The list of films that deserve a theatrical release grows longer the further into 2020 quarantine goes. April brought the kinetic and pulse-pounding Extraction; May offered up the colorful escapism of The High Note and comedic hijinks of The Lovebirds; while June gave us the hallucinogenic Shirley and the heartbreaking Da 5 Bloods. Four of these were intended to hit theaters, not VOD or streaming services, and, quite frankly, are less enjoyable than they could be as a result. The latest film to join the bittersweet pleasure of home viewing is director Gina Prince-Bythewood’s (Love & Basketball) new Netflix Original The Old Guard. Though The Old Guard wasn’t scheduled to hit theaters like some other Netflix films have in the past, The Old Guard is exactly the kind of popcorn-munching, crowd-pleasing, ass-kicking, surprisingly emotional summertime flick that audiences would’ve devoured at the cineplex. Based on the Image Comics series by co-creators Greg Rucka (Wonder Woman: Bloodlines) and Leandro Fernandez from a screenplay adapted by Rucka, The Old Guard offers a predictable narrative that’s entirely offset by strong character arcs, a cast with fantastic chemistry, and stunts that’ll make you shout.
In the fringes of humanity exists a small group of warriors that do the jobs most are incapable of doing. It’s not just that they’re exceptionally trained (they are) or part of a large force (they are not), but because they are immortal. Comprised of Booker (Matthias Schoenaerts), a former Napoleonic era soldier; Joe and Nicky (Marwan Kenzari and Luca Marinelli), of the Crusades; and their leader Andy (Charlize Theron); the culturally diverse quartet takes jobs where they feel they can do the most good, even if history doesn’t always see it that way. After a job goes sideways and their cover gets blown, the four seek to prevent their secret from going global. To make matters worse, they psychically sense that a new immortal has manifested, a marine stationed in Afghanistan named Nile (KiKi Layne). Without anyone to protect her, Nile stands to bring greater trouble on the heads of the team, requiring them to split their focus on two fronts. Can they protect themselves from the public and bring in a new recruit at the same time? Only time will tell.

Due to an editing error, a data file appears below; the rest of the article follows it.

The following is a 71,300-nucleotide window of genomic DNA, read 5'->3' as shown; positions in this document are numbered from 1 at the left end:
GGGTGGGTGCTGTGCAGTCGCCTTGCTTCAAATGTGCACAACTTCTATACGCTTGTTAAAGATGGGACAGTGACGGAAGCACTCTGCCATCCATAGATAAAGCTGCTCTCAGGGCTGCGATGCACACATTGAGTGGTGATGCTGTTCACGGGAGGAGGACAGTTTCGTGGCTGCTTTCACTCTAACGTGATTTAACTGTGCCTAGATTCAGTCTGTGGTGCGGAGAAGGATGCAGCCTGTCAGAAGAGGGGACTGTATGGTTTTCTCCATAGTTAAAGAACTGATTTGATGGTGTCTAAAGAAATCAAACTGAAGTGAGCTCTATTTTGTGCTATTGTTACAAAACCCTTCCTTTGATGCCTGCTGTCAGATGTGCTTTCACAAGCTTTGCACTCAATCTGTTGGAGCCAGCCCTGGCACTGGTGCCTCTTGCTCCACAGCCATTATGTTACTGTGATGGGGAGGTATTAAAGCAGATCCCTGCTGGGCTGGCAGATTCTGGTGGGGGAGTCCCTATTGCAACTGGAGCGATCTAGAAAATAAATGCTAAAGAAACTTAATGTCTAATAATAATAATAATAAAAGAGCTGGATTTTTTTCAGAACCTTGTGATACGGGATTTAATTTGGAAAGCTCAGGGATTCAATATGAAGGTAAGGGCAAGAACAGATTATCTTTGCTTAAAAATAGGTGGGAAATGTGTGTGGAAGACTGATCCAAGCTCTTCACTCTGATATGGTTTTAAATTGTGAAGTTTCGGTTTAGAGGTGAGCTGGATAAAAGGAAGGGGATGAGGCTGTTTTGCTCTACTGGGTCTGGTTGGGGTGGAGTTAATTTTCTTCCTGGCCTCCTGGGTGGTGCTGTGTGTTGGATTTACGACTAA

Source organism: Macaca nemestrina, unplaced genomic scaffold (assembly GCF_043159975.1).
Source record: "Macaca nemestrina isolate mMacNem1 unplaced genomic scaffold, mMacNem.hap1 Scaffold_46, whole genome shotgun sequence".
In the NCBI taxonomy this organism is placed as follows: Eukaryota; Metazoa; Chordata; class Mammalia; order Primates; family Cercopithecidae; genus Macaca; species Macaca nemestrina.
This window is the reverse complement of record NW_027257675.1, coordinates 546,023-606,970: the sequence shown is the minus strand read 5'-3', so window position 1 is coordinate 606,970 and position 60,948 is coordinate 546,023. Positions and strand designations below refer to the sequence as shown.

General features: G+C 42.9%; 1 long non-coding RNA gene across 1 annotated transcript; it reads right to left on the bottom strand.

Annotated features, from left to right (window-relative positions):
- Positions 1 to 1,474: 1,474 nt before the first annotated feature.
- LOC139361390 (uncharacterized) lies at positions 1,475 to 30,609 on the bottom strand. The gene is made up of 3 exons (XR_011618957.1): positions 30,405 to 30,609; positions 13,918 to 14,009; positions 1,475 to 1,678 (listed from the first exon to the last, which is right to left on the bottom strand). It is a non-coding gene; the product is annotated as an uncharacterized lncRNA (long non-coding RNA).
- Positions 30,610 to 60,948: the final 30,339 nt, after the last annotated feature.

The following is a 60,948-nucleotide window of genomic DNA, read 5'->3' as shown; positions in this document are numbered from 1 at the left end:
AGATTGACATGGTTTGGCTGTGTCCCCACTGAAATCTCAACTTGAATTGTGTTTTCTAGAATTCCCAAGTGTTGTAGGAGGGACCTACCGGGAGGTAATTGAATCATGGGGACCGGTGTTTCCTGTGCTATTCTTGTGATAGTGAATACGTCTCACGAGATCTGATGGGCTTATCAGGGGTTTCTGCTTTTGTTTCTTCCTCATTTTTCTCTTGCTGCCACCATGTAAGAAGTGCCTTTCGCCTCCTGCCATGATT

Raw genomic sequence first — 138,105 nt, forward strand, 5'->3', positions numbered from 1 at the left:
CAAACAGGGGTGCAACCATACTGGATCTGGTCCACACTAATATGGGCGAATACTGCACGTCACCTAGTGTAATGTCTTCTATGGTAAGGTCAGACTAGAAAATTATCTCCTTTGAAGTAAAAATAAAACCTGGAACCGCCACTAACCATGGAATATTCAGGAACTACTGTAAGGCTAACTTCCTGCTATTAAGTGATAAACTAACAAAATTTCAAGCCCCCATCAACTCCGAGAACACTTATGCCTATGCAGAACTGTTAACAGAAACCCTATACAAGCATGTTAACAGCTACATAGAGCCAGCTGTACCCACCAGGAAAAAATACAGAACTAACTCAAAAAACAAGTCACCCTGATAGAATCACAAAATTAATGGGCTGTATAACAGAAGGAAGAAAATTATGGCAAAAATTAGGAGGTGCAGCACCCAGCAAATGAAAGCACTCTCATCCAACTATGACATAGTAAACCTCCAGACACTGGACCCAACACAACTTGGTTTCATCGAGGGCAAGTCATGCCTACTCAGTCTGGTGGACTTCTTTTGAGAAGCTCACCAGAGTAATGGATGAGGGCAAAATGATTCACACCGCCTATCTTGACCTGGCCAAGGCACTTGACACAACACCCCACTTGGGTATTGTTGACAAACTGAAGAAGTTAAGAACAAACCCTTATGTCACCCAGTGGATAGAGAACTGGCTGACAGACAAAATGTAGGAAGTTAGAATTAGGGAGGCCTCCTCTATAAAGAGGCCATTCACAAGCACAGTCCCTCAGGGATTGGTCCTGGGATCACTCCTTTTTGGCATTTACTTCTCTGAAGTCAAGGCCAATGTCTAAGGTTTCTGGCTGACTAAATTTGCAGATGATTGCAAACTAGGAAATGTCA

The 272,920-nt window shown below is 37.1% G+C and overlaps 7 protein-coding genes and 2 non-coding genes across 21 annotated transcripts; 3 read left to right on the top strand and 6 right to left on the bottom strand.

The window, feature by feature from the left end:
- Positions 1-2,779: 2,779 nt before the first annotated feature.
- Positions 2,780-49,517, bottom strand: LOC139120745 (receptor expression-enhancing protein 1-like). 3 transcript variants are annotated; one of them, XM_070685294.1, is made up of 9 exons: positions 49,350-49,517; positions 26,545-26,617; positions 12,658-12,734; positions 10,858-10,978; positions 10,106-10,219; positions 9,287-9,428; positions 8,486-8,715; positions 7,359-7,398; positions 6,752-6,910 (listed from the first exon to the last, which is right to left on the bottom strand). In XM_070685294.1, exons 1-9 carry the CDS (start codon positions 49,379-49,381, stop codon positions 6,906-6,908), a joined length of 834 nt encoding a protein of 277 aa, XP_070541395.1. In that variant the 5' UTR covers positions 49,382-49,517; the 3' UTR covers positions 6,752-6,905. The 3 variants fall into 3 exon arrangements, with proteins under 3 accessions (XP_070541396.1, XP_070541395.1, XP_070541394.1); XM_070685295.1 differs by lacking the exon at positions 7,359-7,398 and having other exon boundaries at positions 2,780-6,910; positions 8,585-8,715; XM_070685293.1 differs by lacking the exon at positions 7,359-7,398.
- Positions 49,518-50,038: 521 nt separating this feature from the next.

The Old Guard doesn’t do anything that audiences haven’t necessarily seen before, but what it does do is done well. The opening, for instance, seems to utilize the trope of a scene showing the principles in trouble leading to a flash-back. It’s the kind of thing that some abhorred about Extinction, another Netflix Original, but is used brilliantly here. It not only sets the stage for the kinds of violence the team can endure, but the audience catches up to that moment so quickly that it becomes a signal that the unexpected is coming. As far as the narrative itself, it’s been seen so many times across mediums that you’ll call it the moment The Old Guard suggests a mystery. Instead, where the narrative injects originality is by making the seemingly invulnerable warriors far more philosophical in nature than hungry for battle. In fact, the more information the audience receives, the more taxed and afflicted Andy and her team become. One would presume that someone who has watched civilizations rise and fall would begin to see humanity as significant as a gnat, when it’s the opposite. They understand, perhaps greater than anyone, that an endless life requires greater responsibility and, with it, the burden of bearing their failures. Though not explicitly explained, the subtext of Rucka’s script alludes to the fact that these warriors only kill when absolutely necessary. Taking lives bears a heavy price for them, so to enact more violence than required on any mission, in any engagement, is something they feel and rarely forget. This gives much of The Old Guard its pathos, which the film takes its time exploring throughout the runtime without diminishing what most audiences come for: exquisite bloodshed.